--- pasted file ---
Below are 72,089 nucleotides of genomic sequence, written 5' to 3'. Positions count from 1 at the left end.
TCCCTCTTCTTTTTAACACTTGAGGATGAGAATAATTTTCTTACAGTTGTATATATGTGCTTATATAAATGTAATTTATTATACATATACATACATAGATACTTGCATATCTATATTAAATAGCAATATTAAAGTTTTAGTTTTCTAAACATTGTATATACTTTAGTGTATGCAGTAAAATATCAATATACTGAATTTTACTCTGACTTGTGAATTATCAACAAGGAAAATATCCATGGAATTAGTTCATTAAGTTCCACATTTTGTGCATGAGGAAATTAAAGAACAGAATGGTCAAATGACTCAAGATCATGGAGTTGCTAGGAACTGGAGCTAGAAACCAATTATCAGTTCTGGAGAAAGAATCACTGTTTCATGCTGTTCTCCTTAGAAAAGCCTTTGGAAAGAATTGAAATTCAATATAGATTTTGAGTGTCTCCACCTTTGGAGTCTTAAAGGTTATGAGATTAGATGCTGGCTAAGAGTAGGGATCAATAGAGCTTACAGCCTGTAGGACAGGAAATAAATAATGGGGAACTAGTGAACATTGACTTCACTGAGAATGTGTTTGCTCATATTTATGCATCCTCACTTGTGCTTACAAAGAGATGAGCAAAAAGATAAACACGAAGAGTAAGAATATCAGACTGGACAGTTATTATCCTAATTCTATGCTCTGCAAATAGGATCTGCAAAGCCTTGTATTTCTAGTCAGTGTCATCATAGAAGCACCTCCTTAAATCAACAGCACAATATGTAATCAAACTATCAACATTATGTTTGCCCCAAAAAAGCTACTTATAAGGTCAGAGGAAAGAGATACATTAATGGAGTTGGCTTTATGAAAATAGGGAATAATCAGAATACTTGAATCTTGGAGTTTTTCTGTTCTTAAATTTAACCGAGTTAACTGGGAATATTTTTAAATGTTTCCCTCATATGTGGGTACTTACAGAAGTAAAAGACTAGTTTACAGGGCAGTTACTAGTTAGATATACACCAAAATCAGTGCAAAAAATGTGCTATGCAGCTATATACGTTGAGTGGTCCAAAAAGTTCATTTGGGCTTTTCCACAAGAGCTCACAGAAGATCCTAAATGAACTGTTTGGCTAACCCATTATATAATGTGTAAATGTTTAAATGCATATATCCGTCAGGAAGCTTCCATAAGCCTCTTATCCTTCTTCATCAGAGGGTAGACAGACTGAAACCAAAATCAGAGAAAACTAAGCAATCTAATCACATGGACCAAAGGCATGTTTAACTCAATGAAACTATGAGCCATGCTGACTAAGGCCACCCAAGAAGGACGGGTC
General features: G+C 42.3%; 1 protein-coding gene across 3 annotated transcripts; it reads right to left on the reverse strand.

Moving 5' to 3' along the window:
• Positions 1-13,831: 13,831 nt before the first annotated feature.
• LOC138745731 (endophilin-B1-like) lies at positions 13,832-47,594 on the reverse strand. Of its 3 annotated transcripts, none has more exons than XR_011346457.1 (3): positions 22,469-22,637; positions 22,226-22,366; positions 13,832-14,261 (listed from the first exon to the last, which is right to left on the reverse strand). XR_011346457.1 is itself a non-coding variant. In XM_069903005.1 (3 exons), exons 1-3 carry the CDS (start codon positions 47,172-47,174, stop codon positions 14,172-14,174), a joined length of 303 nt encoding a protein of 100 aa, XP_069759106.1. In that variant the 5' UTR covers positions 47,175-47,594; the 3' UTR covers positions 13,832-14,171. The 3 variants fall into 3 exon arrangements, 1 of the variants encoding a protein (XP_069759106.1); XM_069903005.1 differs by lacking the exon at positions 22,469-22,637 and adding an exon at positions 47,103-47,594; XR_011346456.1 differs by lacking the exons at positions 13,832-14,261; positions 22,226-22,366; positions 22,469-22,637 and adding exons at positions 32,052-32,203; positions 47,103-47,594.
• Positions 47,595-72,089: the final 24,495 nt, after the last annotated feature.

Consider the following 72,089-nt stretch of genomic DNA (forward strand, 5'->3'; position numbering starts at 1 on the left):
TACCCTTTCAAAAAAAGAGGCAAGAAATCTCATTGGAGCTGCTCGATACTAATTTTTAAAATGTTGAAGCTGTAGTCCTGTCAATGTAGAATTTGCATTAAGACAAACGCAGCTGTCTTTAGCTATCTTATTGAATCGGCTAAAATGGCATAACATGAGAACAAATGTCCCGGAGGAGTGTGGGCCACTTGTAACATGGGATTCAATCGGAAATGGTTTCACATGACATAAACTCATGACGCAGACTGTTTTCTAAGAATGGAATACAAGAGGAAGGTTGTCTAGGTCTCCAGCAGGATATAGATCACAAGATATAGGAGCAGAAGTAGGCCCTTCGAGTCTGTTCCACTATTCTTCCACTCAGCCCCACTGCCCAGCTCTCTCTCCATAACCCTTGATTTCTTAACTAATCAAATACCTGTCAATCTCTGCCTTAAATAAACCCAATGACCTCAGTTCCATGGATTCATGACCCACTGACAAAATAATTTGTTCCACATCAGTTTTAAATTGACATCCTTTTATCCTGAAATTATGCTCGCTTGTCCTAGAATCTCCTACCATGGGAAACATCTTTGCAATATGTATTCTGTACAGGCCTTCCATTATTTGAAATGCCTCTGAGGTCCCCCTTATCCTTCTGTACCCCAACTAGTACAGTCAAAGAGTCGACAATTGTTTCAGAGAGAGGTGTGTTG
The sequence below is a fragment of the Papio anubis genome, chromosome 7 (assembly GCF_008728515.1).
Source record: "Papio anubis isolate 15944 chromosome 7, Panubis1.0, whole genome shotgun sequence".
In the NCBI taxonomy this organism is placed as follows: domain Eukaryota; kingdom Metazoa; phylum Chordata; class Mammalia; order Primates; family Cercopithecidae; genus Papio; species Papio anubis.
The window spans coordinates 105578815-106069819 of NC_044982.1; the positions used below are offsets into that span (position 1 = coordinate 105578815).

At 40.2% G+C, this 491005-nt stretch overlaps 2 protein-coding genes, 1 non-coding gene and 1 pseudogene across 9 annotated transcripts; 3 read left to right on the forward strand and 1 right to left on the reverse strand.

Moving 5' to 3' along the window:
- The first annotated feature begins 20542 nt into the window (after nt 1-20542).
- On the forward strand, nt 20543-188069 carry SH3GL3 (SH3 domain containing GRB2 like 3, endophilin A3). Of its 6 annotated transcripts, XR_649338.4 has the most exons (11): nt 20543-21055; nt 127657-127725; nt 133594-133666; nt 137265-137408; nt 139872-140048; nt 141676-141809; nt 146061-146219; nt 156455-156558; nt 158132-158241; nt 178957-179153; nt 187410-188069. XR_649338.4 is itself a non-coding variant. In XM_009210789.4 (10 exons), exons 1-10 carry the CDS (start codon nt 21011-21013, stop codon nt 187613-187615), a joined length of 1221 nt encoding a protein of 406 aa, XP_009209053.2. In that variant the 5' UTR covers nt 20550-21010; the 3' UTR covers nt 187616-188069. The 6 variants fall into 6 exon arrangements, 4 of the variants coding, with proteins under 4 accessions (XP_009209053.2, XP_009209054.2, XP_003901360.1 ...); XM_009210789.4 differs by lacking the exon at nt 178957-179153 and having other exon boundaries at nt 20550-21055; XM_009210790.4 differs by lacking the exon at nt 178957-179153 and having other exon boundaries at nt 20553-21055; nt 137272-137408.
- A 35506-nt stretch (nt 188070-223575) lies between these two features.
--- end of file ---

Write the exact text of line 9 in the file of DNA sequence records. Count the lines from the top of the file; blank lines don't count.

TACCCTTTCAAAAAAAGAGGCAAGAAATCTCATTGGAGCTGCTCGATACTAATTTTTAAAATGTTGAAGCTGTAGTCCTGTCAATGTAGAATTTGCATTAAGACAAACGCAGCTGTCTTTAGCTATCTTATTGAATCGGCTAAAATGGCATAACATGAGAACAAATGTCCCGGAGGAGTGTGGGCCACTTGTAACATGGGATTCAATCGGAAATGGTTTCACATGACATAAACTCATGACGCAGACTGTTTTCTAAGAATGGAATACAAGAGGAAGGTTGTCTAGGTCTCCAGCAGGATATAGATCACAAGATATAGGAGCAGAAGTAGGCCCTTCGAGTCTGTTCCACTATTCTTCCACTCAGCCCCACTGCCCAGCTCTCTCTCCATAACCCTTGATTTCTTAACTAATCAAATACCTGTCAATCTCTGCCTTAAATAAACCCAATGACCTCAGTTCCATGGATTCATGACCCACTGACAAAATAATTTGTTCCACATCAGTTTTAAATTGACATCCTTTTATCCTGAAATTATGCTCGCTTGTCCTAGAATCTCCTACCATGGGAAACATCTTTGCAATATGTATTCTGTACAGGCCTTCCATTATTTGAAATGCCTCTGAGGTCCCCCTTATCCTTCTGTACCCCAACTAGTACAGTCAAAGAGTCGACAATTGTTTCAGAGAGAGGTGTGTTG